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SCOTUS interprets federal statute governing collateral attack on removal orders

United States v. Palomar-Santiago, USSC No. 20-437, May 24, 2021, reversing  and remanding 813 Fed. Appx. 282 (9th Cir. 2020); Scotusblog page (including links to briefs and commentary)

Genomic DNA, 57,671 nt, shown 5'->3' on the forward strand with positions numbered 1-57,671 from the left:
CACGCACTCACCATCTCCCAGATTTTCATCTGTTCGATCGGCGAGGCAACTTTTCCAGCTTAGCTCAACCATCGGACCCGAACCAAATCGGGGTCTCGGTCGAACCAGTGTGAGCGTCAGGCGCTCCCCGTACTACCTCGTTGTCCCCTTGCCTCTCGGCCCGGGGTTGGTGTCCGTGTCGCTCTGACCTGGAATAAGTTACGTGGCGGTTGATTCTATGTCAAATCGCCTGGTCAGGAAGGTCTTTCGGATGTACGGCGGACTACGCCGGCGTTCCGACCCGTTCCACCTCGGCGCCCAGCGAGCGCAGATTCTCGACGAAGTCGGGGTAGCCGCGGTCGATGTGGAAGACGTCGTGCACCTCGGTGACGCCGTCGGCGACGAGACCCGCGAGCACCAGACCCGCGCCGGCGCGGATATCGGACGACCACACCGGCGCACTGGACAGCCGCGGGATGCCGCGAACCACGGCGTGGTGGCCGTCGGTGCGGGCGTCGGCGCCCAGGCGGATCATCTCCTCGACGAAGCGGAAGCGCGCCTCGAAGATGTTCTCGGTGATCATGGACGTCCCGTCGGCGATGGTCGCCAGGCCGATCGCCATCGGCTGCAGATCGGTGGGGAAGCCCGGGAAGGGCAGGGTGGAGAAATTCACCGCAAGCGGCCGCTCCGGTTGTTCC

Under 8 U.S.C. §1326(d), a person removed from the U.S. for a criminal conviction and then charged with illegally reentering the country may collaterally attack the removal order if he or she meets three criteria: (1) the person any exhausted administrative remedies available to challenged the order; (2) the person was deprived of the opportunity for judicial review of the order; and (3) the entry of the removal order was fundamentally unfair. Ninth Circuit precedent excused a person from meeting the first two criteria if the person was not convicted of an offense that was later determined not to make the person removable. A unanimous Court holds the Ninth Circuit precedent is contrary to the plain language of the statute, which always requires the person to meet all three criteria.

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